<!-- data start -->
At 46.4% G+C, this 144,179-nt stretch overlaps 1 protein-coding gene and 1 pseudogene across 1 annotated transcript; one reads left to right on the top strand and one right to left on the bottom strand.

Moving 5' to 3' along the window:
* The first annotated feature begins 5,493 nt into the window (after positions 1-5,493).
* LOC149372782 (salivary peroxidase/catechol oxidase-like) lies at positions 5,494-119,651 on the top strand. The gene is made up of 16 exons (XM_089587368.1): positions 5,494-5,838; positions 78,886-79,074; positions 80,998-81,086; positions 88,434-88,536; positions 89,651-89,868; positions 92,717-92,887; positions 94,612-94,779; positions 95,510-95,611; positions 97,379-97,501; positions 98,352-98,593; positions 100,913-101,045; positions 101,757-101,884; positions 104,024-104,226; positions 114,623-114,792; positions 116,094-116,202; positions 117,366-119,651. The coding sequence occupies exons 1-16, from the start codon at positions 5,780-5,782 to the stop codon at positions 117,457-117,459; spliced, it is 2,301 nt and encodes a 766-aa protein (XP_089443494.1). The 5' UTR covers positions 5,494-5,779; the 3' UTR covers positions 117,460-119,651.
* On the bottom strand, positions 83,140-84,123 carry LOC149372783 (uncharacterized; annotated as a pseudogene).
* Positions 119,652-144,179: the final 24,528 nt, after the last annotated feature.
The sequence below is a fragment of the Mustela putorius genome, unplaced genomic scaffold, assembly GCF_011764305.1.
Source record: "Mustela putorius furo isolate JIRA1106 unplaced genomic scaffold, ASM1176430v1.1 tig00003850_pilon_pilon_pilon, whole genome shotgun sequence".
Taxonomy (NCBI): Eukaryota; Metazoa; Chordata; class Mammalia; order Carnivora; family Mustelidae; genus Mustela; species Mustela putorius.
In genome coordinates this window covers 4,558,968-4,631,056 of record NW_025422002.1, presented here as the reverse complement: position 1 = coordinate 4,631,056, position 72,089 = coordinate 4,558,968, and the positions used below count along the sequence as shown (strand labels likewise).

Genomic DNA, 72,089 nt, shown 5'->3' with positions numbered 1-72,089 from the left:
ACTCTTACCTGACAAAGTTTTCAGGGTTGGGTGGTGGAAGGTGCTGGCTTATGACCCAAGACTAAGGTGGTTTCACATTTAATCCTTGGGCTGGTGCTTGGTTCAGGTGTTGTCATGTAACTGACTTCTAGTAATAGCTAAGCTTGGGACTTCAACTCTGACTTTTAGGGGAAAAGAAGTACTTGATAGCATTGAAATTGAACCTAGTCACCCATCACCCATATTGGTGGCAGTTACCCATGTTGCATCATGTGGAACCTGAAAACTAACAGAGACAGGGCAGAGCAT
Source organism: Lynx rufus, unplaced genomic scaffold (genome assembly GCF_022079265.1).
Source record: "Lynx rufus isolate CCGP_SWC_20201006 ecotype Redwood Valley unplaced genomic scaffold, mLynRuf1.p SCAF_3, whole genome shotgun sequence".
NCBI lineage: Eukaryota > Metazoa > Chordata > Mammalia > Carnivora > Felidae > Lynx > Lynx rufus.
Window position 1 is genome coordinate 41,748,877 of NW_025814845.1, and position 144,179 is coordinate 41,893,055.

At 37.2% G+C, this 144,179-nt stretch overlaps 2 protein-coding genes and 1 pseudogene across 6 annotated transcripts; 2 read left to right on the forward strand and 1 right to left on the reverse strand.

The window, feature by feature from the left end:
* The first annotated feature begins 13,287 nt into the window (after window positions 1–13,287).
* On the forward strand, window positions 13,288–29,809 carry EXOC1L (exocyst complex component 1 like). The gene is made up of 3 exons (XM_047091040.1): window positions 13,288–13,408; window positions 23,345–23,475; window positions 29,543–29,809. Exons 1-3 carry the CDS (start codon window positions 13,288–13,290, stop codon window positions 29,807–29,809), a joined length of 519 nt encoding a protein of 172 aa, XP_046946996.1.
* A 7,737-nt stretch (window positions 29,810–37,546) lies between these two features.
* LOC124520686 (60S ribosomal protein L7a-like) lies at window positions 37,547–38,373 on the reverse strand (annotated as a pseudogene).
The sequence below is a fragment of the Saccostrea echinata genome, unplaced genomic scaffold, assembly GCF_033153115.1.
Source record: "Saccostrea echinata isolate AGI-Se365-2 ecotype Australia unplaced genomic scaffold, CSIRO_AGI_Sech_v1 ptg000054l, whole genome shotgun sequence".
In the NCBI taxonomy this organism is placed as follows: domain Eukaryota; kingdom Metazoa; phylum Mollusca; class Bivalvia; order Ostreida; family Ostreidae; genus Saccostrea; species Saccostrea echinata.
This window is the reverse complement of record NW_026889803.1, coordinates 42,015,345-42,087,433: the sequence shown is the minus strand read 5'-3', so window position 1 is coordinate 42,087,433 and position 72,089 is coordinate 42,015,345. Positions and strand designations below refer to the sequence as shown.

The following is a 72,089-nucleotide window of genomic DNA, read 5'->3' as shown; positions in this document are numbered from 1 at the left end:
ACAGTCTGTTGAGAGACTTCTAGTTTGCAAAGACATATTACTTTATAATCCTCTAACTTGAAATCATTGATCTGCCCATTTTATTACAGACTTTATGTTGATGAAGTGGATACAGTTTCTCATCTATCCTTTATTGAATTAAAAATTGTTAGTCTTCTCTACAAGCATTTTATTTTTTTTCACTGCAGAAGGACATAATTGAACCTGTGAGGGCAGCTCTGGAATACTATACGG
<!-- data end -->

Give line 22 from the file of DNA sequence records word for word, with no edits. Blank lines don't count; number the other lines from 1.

* LOC124520686 (60S ribosomal protein L7a-like) lies at window positions 37,547–38,373 on the reverse strand (annotated as a pseudogene).